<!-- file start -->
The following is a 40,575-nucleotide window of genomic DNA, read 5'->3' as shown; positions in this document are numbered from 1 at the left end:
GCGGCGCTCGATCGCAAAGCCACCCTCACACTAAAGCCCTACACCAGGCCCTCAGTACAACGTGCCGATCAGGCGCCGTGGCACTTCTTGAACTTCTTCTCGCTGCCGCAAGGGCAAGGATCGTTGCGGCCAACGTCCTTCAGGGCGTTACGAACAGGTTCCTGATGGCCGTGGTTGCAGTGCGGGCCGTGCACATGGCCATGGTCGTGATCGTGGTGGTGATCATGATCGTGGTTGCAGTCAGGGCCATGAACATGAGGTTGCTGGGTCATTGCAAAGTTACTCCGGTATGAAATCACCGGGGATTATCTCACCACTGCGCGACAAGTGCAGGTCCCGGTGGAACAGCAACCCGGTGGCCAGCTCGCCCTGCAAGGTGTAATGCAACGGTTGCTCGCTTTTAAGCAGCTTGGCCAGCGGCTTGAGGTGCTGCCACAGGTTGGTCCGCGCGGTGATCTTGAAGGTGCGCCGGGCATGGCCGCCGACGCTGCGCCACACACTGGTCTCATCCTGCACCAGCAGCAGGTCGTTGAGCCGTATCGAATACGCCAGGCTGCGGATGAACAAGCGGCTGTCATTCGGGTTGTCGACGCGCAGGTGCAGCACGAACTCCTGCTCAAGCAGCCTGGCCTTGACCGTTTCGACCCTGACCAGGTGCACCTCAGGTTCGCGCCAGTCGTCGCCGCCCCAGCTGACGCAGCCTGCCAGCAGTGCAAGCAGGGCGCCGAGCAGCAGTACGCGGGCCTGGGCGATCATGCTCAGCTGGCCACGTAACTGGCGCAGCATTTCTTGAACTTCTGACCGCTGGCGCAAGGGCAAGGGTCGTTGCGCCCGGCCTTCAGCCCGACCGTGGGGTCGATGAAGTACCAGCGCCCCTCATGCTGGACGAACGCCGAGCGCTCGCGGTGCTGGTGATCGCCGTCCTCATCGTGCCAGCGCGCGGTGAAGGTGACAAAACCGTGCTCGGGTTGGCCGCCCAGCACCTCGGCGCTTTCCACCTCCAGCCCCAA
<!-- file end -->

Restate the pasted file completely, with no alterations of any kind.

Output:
The following is a 40,575-nucleotide window of genomic DNA, read 5'->3' as shown; positions in this document are numbered from 1 at the left end:
GCGGCGCTCGATCGCAAAGCCACCCTCACACTAAAGCCCTACACCAGGCCCTCAGTACAACGTGCCGATCAGGCGCCGTGGCACTTCTTGAACTTCTTCTCGCTGCCGCAAGGGCAAGGATCGTTGCGGCCAACGTCCTTCAGGGCGTTACGAACAGGTTCCTGATGGCCGTGGTTGCAGTGCGGGCCGTGCACATGGCCATGGTCGTGATCGTGGTGGTGATCATGATCGTGGTTGCAGTCAGGGCCATGAACATGAGGTTGCTGGGTCATTGCAAAGTTACTCCGGTATGAAATCACCGGGGATTATCTCACCACTGCGCGACAAGTGCAGGTCCCGGTGGAACAGCAACCCGGTGGCCAGCTCGCCCTGCAAGGTGTAATGCAACGGTTGCTCGCTTTTAAGCAGCTTGGCCAGCGGCTTGAGGTGCTGCCACAGGTTGGTCCGCGCGGTGATCTTGAAGGTGCGCCGGGCATGGCCGCCGACGCTGCGCCACACACTGGTCTCATCCTGCACCAGCAGCAGGTCGTTGAGCCGTATCGAATACGCCAGGCTGCGGATGAACAAGCGGCTGTCATTCGGGTTGTCGACGCGCAGGTGCAGCACGAACTCCTGCTCAAGCAGCCTGGCCTTGACCGTTTCGACCCTGACCAGGTGCACCTCAGGTTCGCGCCAGTCGTCGCCGCCCCAGCTGACGCAGCCTGCCAGCAGTGCAAGCAGGGCGCCGAGCAGCAGTACGCGGGCCTGGGCGATCATGCTCAGCTGGCCACGTAACTGGCGCAGCATTTCTTGAACTTCTGACCGCTGGCGCAAGGGCAAGGGTCGTTGCGCCCGGCCTTCAGCCCGACCGTGGGGTCGATGAAGTACCAGCGCCCCTCATGCTGGACGAACGCCGAGCGCTCGCGGTGCTGGTGATCGCCGTCCTCATCGTGCCAGCGCGCGGTGAAGGTGACAAAACCGTGCTCGGGTTGGCCGCCCAGCACCTCGGCGCTTTCCACCTCCAGCCCCAA